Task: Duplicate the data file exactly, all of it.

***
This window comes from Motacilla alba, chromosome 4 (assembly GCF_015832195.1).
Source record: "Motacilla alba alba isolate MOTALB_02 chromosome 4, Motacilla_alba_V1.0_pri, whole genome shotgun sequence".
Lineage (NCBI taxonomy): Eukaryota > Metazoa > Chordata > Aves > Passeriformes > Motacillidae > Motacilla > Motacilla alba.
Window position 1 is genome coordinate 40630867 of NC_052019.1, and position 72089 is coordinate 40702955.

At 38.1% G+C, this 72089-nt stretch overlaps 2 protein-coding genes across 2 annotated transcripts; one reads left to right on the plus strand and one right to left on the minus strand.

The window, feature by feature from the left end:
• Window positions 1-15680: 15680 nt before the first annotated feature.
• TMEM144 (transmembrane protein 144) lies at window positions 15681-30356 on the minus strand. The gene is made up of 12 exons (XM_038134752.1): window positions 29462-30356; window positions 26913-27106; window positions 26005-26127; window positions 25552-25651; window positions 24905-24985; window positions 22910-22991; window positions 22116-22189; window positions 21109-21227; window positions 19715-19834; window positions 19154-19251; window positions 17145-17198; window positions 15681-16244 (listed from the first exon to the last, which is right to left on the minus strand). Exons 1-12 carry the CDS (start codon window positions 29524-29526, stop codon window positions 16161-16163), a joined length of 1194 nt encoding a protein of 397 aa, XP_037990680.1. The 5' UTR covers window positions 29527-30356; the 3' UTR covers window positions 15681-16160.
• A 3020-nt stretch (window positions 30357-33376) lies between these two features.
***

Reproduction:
This window comes from Motacilla alba, chromosome 4 (assembly GCF_015832195.1).
Source record: "Motacilla alba alba isolate MOTALB_02 chromosome 4, Motacilla_alba_V1.0_pri, whole genome shotgun sequence".
Lineage (NCBI taxonomy): Eukaryota > Metazoa > Chordata > Aves > Passeriformes > Motacillidae > Motacilla > Motacilla alba.
Window position 1 is genome coordinate 40630867 of NC_052019.1, and position 72089 is coordinate 40702955.

At 38.1% G+C, this 72089-nt stretch overlaps 2 protein-coding genes across 2 annotated transcripts; one reads left to right on the plus strand and one right to left on the minus strand.

The window, feature by feature from the left end:
• Window positions 1-15680: 15680 nt before the first annotated feature.
• TMEM144 (transmembrane protein 144) lies at window positions 15681-30356 on the minus strand. The gene is made up of 12 exons (XM_038134752.1): window positions 29462-30356; window positions 26913-27106; window positions 26005-26127; window positions 25552-25651; window positions 24905-24985; window positions 22910-22991; window positions 22116-22189; window positions 21109-21227; window positions 19715-19834; window positions 19154-19251; window positions 17145-17198; window positions 15681-16244 (listed from the first exon to the last, which is right to left on the minus strand). Exons 1-12 carry the CDS (start codon window positions 29524-29526, stop codon window positions 16161-16163), a joined length of 1194 nt encoding a protein of 397 aa, XP_037990680.1. The 5' UTR covers window positions 29527-30356; the 3' UTR covers window positions 15681-16160.
• A 3020-nt stretch (window positions 30357-33376) lies between these two features.